Already booked for a West End transfer to the Gielgud Theatre before it had even opened at the Royal Court, and the fastest-selling show in that theatre's history which sold out its entire run in a single day, The Ferryman has lived up to the faith already invested in it.
Jez Butterworth, whose first play Mojo was also premiered on the Royal Court's main stage in 1996 when he was just 25 and won him an Olivier Award for Best Comedy, seemed to arrive fully-formed as a playwright. But there's a reflective, brooding maturity to his latest play that leaves behind the anarchic spirit that informed Mojo and his biggest previous Royal Court hit Jerusalem to provide a shattering account of an extended Irish family and the terrible legacy of its involvement with the IRA.
This complex, beautifully textured play may feel a bit like the work of another Royal Court regular Martin McDonagh in both accent and attitude (not to mention, too, in an unexpected late burst of violence), but there's also a generosity of spirit and a depth of characterisation that makes every person of its large ensemble come to fully- inhabited life with a sense of intensity but also intimacy.
Unfolding over a single day and night, it is a leisurely, dense drama, played in three acts (with one interval and an extended pause) across over three hours. But though it takes its time, it doesn't feel long; on the contrary, like a good TV boxed set drama, you want to keep watching, as we meet the Carney family in 1981 Armagh preparing for that year's harvest festival. But the past is coming back to haunt them, when the body of patriarch Quinn's missing brother turns up after 10 years. Quinn's reclusive wife has retreated into herself, while the brother's wife Caitlin and her son have moved in with them.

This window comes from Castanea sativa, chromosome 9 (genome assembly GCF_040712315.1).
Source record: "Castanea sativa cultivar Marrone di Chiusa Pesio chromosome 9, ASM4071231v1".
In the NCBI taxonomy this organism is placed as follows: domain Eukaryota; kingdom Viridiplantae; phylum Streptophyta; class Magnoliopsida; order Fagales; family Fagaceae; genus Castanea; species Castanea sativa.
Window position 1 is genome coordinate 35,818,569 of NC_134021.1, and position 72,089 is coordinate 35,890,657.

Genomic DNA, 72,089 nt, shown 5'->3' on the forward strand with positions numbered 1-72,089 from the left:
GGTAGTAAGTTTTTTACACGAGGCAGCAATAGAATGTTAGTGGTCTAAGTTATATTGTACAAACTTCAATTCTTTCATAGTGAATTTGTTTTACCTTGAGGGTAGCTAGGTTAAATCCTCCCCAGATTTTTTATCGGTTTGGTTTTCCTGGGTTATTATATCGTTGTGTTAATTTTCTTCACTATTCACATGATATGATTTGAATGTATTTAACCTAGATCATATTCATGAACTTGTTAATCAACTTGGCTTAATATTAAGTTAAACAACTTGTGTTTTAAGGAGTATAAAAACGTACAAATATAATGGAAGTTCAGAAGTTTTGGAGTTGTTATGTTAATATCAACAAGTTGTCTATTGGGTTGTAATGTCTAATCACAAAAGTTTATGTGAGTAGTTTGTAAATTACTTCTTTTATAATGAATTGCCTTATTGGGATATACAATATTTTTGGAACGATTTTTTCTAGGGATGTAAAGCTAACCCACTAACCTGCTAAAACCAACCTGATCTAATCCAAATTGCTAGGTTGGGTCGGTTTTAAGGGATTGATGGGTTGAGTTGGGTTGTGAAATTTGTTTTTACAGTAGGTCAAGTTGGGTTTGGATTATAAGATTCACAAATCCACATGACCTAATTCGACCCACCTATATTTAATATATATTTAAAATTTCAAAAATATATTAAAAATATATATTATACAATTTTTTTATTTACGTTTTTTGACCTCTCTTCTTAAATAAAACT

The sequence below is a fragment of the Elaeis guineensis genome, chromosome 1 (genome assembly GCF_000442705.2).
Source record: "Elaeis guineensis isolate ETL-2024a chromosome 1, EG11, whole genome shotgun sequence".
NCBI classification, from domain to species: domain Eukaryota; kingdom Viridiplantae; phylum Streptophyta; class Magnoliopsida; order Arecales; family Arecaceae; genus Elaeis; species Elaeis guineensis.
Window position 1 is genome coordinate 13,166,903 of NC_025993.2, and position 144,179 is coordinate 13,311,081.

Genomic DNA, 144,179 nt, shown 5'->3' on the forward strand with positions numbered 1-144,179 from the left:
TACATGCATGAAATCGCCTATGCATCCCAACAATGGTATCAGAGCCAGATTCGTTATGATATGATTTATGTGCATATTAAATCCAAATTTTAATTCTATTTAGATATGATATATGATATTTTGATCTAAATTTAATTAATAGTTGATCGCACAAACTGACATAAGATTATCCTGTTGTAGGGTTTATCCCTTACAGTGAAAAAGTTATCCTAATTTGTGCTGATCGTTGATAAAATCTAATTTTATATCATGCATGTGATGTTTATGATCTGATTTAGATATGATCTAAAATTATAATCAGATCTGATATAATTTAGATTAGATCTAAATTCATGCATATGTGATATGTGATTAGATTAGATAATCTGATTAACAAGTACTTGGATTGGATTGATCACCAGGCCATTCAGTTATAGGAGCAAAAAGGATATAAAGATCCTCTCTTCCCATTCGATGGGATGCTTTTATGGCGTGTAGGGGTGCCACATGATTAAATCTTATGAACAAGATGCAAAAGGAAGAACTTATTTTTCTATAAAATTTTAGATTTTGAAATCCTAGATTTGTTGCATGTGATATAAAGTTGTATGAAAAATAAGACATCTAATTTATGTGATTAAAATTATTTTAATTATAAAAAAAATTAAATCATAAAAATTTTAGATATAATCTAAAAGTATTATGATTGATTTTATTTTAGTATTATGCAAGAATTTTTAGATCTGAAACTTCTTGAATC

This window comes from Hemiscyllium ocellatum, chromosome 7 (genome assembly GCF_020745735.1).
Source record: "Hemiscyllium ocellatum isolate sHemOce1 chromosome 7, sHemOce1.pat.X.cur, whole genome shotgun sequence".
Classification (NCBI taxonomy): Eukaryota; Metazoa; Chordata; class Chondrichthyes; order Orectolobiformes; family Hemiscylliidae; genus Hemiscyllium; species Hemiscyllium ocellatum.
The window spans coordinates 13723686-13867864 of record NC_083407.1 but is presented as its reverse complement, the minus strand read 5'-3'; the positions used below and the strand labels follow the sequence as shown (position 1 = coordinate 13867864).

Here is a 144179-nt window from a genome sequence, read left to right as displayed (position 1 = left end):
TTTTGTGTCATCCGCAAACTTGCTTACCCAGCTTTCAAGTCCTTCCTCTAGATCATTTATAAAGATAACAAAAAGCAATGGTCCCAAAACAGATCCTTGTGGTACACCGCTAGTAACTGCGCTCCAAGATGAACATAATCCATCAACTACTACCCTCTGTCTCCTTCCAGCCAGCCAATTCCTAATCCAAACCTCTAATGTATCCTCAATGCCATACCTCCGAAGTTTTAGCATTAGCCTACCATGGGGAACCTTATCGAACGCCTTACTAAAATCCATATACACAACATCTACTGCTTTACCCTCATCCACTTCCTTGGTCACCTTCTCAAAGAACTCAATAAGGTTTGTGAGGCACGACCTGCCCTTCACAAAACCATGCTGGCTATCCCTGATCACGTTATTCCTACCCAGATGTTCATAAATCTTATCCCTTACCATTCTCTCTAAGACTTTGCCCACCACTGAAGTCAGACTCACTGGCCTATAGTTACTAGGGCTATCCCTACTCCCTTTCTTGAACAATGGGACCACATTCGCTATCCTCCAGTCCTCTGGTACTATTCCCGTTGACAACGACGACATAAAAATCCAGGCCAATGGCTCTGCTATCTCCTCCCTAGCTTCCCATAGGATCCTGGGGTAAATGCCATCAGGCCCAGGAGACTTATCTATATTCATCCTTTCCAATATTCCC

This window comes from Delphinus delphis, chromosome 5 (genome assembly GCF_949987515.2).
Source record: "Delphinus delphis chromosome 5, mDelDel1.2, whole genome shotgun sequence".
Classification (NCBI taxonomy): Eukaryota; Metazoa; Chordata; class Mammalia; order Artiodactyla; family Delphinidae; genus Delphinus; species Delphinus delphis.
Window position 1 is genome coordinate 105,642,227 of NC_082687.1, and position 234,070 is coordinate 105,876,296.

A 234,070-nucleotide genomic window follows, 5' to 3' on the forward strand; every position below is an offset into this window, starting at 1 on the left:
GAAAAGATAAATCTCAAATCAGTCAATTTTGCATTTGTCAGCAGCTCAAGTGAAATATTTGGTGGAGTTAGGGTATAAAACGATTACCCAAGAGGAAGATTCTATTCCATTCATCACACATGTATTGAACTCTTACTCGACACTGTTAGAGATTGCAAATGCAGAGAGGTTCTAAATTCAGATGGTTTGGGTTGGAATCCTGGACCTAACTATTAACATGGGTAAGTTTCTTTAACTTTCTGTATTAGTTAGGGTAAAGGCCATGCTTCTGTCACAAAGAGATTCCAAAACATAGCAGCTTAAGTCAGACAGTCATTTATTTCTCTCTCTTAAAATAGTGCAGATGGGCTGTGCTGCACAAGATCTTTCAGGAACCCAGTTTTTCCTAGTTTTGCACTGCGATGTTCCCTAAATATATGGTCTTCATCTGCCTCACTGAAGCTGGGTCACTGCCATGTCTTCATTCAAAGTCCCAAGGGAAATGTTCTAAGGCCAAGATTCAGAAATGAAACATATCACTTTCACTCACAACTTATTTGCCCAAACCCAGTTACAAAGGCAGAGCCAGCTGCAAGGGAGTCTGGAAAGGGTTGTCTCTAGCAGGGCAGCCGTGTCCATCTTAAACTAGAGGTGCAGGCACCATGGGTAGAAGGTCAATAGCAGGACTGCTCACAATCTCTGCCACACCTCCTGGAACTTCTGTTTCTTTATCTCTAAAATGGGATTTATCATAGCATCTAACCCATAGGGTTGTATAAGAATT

Sam Mendes' alternately boisterous and reflective production is teaming with life (plus a death or two), and has the bonus of a real baby, bunny rabbit and even a live goose. That gives it a stunning sense of verisimilitude; but the cracking dialogue and the richly detailed and finely etched performances of the entire cast, led by film actor Paddy Considine in his confident but unassuming stage debut as Quinn, make you feel like you are living inside the play, not just watching it.
The Ferryman tickets are on sale at the Gielgud Theatre from 20 June.
What the Press Said...
"Paddy Considine stars as a reformed IRA activist in the Jerusalem playwright’s deeply involving and abundant new work."
Michael Billington for The Guardian
"Jez Butterworth confirms his promise with this unmissable new drama."
Dominic Cavendish for The Telegraph
"A shattering feast of intricate storytelling."
Henry Hitchings for The Evening Standard
"The piece is not as original as Jerusalem, but it has the feel of unearthed, instant classic."
Paul Taylor for The Independent